Frontline workers providing basic services through various government programmes form the backbone of the country’s social welfare system. India’s ability to achieve its SDGs or to have a healthy skilled workforce that contributes towards economic progress or social and human development depends to a large extent on the performance of teachers, nurses, anganwadi workers, panchayat secretaries and PWD staff. That is perhaps why they have been at the receiving end of the criticism for shortfalls in the country’s social indicators. Unfortunately, while the blame is easily apportioned, there is not enough attention paid to the conditions under which they work or the value that is attributed to their work.
These workers face a number of obstacles in doing their daily jobs — lack of infrastructure, poor training, interminable bureaucratic reporting responsibilities, no supportive supervision, absence of clear accountability structures (to the community they serve as well as to the higher-ups), poor grievance redress mechanisms and for a majority, less than commensurate remuneration. These concerns are usually covered up in the narrative of rampant absenteeism and poor attention to core responsibilities. It is based on the assumption that all government employees are paid according to the Pay Commission scales. Nothing could be further from the truth, at least as far as the frontline government employees are concerned.
Let us take the example of anganwadi workers. There are almost 14-lakh anganwadi workers in the country providing health and nutrition services to over eight crore beneficiaries. They provide a long list of services, ranging from teaching pre-schoolers to visiting homes of young children for nutrition and health counselling. Despite the importance of the work, their positions are considered “honorary” and their emoluments kept out of all norms of minimum wages and pay grades. In most parts of the country, anganwadi workers get about Rs 5,000 a month, which is less than the minimum wages and even these small salaries are often irregular and delayed. A study of six states by the Centre for Equity Studies in 2016 revealed that 35 per cent of the workers had not received their previous month’s salary, 50 per cent of the workers felt that the funds they received for running the day-to-day activities of the centre were inadequate and 40 per cent reported spending their own money to keep the centre’s activities going.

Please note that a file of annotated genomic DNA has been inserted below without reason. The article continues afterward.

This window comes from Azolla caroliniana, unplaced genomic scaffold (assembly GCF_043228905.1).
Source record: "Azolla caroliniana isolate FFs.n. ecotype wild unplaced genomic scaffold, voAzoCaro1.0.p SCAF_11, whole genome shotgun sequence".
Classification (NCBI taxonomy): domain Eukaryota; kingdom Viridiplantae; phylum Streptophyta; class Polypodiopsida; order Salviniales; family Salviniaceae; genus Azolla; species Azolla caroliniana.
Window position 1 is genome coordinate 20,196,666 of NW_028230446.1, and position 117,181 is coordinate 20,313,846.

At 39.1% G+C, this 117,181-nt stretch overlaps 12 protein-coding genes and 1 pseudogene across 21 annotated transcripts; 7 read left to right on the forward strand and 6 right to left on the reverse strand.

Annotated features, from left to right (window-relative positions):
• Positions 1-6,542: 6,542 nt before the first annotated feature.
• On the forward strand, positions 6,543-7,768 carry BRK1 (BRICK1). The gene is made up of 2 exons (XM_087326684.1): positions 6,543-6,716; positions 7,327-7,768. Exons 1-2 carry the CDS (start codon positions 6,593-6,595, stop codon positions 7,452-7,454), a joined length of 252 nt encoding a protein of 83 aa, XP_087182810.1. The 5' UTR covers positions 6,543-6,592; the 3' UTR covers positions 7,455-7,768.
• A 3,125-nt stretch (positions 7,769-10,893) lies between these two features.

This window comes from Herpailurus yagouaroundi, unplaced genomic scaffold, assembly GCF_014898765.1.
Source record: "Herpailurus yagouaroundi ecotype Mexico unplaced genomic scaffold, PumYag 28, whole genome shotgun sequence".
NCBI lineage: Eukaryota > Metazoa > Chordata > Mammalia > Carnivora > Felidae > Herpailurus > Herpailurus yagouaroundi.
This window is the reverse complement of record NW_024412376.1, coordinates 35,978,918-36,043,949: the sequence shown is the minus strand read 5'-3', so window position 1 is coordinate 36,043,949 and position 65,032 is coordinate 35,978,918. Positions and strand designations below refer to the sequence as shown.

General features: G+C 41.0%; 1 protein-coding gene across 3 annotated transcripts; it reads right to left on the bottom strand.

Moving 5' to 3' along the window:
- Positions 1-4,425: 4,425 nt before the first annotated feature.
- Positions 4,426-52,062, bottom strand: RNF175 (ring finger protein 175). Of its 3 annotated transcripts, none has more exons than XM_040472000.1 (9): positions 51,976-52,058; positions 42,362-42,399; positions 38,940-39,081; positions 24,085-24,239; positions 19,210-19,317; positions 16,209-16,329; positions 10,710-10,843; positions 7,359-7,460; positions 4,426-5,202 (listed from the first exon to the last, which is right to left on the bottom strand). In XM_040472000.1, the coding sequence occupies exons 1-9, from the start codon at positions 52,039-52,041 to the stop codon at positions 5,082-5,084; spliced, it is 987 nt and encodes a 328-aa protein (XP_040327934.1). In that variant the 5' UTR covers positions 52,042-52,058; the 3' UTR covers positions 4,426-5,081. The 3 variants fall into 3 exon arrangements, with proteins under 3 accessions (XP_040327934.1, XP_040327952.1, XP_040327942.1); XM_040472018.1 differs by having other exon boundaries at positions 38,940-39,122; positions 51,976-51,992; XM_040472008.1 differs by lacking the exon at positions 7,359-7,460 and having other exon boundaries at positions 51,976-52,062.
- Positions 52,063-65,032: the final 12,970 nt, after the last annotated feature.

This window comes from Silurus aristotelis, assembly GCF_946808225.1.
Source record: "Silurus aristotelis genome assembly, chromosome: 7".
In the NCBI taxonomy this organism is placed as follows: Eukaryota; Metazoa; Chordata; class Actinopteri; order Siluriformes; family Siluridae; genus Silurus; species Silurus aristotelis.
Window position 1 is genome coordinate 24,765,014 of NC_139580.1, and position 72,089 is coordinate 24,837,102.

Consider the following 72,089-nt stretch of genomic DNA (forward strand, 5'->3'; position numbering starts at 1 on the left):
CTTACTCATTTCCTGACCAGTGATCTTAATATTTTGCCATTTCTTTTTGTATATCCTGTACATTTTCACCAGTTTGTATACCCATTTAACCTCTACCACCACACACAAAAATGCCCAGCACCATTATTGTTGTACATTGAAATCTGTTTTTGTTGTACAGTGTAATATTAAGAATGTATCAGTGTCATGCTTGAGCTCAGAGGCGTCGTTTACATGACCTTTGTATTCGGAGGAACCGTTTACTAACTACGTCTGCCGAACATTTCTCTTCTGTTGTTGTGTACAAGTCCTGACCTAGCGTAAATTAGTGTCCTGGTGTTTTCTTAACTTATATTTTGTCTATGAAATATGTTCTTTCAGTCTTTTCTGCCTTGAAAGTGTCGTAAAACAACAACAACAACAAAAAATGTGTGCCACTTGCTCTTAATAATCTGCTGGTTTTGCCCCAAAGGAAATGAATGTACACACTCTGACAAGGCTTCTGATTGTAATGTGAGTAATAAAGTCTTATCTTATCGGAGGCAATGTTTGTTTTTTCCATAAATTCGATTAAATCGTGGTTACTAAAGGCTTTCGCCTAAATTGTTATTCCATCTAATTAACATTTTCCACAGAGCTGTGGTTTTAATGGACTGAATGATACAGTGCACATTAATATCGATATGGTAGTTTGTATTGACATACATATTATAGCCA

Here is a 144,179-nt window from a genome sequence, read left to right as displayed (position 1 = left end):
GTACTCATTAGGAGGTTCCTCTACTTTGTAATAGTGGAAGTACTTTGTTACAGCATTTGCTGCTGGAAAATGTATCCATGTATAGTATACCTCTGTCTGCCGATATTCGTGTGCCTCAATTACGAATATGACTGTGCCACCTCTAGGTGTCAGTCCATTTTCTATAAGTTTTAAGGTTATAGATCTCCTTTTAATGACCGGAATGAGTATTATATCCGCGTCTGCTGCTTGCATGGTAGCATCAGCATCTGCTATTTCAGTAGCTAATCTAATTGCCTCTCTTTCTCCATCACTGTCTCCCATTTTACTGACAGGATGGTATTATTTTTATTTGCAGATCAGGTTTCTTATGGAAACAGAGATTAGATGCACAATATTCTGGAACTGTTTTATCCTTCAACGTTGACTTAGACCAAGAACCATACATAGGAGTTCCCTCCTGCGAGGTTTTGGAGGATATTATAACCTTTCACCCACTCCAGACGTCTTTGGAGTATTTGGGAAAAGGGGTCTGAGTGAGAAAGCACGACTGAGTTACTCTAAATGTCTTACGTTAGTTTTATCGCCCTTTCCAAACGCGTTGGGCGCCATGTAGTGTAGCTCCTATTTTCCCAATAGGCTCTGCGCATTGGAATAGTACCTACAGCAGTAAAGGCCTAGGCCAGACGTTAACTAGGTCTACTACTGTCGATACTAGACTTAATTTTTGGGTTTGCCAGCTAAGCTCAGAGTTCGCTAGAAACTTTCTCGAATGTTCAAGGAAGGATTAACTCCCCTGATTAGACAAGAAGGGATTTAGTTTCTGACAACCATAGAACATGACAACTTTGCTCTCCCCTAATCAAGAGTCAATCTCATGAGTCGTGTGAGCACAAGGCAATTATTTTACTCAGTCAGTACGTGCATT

Another example is that of government school teachers. With salaries presumed at Rs 40-50,000 a month and upwards, their lack of commitment to teaching is seen as unpardonable. While there is truth in the fact that teachers devote less than desired time to teaching, what is less understood are the reasons for this. The reality is that low financial allocations to the education sector have meant that state governments cannot afford to hire teachers at the Pay Commission scales. Therefore, over the years, they have hired fewer teachers, leading to huge vacancies, or resorted to various forms of contractualisation that allows them to circumvent the norms. As a result, salaries, in fact, range from Rs 3,700 per month to Rs 50,000 per month, for the same post and quantum of work in the same school. A case filed by teachers in Gujarat, showed that some of them were being paid less than even the minimum wages. Despite the Gujarat High Court ordering a revision of their pay scales, the matter had to come to the Supreme Court, where it has been awaiting a judgment for four years.
In a recent visit to a Nutrition Rehabilitation Centre (NRC) in Madhya Pradesh, a staff nurse appointed on a full-time basis (also doing night shifts) was found to have a salary of just Rs 10,000 a month — information that is not available in the public domain. Similarly, RTIs filed by one of the authors, on the salary structures of teachers across all states, has come a cropper. It appears that this basic information is not collected in any systematic manner by any of the states, or by any national data collection agency.
After the RTE banned contract teachers, non-regular teachers were no longer referred to as contract or para teachers, but in fact continue to function as such. Their contracts are “permanent”, but their terms are not that of a regular government employee. And, like the anganwadi, school teachers are saddled with a host of administrative work. The spectre of shortages, non-teaching duties and low pay indicate a rapid de-professionalisation of teaching and de-valuing of their core responsibilities.
If the crisis of performance in these sectors is to be addressed a closer look at their governance architectures is necessary.
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